An empty Piazza San Marco on March 6th in Venice, Italy. (By Stefano Mazzola.)
Every time I pass people on the street, they are talking about the same thing: the COVID-19 pandemic. It seems to be top of mind for everyone. As always, I’m wondering: how are you feeling?
Right now, for our family, life feels ominous but semi-normal. Toby and Anton are still going to public school. Alex’s department at the New York Times asked everyone to work from home, so he’s been writing on a laptop in our bedroom. Our Cup of Jo spring event was canceled, and we have started avoiding big public groups, including basketball games and movie theaters. We bought a couple extra boxes of pasta and cereal and toilet paper. We’re greeting people with elbow taps or waves, instead of hugs and cheek kisses. But we’re still seeing friends at the park and going to the grocery store.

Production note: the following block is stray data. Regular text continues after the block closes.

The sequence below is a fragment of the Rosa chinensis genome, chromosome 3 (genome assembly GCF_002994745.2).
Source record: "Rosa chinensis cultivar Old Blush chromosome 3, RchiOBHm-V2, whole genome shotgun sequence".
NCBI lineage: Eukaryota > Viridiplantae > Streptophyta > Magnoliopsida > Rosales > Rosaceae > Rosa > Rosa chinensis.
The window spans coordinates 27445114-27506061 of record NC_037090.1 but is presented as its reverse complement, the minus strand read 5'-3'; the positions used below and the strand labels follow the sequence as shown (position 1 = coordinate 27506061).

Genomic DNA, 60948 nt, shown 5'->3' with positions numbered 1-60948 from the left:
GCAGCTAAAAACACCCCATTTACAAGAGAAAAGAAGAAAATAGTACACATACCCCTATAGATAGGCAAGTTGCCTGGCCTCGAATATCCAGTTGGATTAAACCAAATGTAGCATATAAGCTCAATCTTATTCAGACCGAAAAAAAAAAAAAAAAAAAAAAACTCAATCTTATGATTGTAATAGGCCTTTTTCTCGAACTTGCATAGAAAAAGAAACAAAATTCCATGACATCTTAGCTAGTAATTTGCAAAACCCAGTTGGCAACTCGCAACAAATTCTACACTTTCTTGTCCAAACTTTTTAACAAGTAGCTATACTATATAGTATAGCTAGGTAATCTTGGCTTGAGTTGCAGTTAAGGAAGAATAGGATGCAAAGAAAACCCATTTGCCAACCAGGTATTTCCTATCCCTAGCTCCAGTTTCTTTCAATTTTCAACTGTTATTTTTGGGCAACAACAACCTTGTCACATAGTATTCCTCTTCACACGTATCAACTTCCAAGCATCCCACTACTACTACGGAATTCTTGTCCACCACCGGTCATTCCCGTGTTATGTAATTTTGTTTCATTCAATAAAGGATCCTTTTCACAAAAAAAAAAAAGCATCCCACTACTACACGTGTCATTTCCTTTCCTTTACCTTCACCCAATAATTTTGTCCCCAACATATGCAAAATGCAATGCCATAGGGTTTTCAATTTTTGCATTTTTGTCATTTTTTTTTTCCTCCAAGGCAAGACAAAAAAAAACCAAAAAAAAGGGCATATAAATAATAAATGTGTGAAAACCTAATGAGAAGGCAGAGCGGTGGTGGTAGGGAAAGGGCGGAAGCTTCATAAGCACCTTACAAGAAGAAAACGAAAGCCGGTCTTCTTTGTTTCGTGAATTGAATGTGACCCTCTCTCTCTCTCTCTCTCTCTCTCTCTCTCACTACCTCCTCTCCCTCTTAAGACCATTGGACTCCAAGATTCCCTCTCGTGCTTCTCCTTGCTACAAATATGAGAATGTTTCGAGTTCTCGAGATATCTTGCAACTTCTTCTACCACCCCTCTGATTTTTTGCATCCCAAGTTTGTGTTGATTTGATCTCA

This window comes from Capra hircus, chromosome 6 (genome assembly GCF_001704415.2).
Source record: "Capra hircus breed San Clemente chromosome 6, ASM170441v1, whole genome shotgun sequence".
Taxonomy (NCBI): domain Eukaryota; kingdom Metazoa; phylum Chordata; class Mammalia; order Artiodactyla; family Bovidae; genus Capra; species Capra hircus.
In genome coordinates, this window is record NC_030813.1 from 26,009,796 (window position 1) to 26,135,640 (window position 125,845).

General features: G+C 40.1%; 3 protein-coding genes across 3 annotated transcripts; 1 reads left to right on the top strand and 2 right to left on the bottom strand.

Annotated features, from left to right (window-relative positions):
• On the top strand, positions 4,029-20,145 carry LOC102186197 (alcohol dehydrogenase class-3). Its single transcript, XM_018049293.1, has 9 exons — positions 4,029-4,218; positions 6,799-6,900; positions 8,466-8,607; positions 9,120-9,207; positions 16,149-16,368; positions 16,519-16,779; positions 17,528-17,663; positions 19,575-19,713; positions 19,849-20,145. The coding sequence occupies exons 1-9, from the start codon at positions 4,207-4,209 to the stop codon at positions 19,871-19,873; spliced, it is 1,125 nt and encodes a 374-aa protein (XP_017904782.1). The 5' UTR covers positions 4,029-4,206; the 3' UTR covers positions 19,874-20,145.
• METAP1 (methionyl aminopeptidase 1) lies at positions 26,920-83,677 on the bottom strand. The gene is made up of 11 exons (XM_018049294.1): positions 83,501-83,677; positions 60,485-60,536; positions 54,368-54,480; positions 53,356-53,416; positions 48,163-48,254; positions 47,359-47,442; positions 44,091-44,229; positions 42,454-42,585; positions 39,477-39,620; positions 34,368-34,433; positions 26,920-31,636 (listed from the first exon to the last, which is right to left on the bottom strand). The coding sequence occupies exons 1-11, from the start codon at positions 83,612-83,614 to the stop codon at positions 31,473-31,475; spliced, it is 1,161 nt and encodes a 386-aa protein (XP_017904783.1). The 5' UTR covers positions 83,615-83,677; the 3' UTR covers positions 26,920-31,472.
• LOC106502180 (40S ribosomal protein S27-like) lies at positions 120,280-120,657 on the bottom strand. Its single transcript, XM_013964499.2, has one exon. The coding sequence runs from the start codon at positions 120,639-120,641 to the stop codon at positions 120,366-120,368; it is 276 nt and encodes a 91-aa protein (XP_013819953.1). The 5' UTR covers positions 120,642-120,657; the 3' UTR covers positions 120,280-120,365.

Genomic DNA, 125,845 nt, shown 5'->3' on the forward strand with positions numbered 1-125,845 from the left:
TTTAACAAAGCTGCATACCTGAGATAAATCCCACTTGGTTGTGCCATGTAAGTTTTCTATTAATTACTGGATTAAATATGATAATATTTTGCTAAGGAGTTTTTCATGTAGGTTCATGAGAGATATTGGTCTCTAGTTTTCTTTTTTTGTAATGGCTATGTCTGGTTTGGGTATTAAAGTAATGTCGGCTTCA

I’m assuming that, in days or weeks, things will continue to tighten up. “Cancel everything,” says an Atlantic headline. “The bottom line: It is going to get worse,” said Dr. Anthony S. Fauci, the director of the National Institute of Allergy and Infectious Diseases.
It’s a very strange feeling — waiting to see what will happen. Will public schools close? Will subways shut down? Will we mostly be staying home? One thing that brings me comfort: I do believe that people are inherently good and we can work together to keep our communities safe.
A few things that are worth reading…
* Coronavirus in brief. The basics.
* A reassuring comic for kids about the new coronavirus. Loved this (and it comforted me, too).
Please share: How are you feeling? Where do you live? I’d love to hear. Take care of yourself, and sending so much love to everyone. And keep washing those hands! xoxo
A professor tapes a lesson in an empty classroom on March 5th in Milan, Italy. (By Piero Cruciatti.)
Shelves that usually hold toilet paper and paper towels on March 2nd at Costco in Teterboro, New Jersey. (By Seth Wenig.)
An empty soccer stadium on February 27th in Milan, Italy, where fans weren’t allowed. (By Emilio Andreol.)
(Photos via The Atlantic.)